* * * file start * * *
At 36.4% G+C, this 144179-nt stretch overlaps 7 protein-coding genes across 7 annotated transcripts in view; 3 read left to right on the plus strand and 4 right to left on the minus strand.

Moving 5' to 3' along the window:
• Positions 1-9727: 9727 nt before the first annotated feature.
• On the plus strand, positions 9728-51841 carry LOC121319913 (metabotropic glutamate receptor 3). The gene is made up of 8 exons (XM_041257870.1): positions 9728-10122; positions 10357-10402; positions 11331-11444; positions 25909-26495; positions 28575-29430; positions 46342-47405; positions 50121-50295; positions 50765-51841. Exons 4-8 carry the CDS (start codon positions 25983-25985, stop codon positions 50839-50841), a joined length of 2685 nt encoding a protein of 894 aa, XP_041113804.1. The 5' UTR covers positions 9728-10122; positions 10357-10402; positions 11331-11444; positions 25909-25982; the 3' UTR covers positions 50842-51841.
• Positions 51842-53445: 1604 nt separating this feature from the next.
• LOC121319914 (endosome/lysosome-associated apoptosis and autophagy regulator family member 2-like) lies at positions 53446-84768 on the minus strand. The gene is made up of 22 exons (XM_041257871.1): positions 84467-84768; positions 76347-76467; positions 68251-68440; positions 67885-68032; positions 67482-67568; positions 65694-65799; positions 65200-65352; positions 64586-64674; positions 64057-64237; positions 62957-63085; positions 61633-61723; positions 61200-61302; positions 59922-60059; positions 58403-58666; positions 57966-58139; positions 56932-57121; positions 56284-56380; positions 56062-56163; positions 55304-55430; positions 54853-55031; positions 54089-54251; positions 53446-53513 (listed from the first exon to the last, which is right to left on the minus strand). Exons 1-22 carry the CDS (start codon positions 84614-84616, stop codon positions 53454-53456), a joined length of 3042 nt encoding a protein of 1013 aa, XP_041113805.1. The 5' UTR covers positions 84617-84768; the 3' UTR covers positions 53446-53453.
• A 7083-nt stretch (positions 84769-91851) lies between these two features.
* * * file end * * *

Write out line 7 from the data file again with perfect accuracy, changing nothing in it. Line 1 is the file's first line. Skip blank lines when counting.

• A 7083-nt stretch (positions 84769-91851) lies between these two features.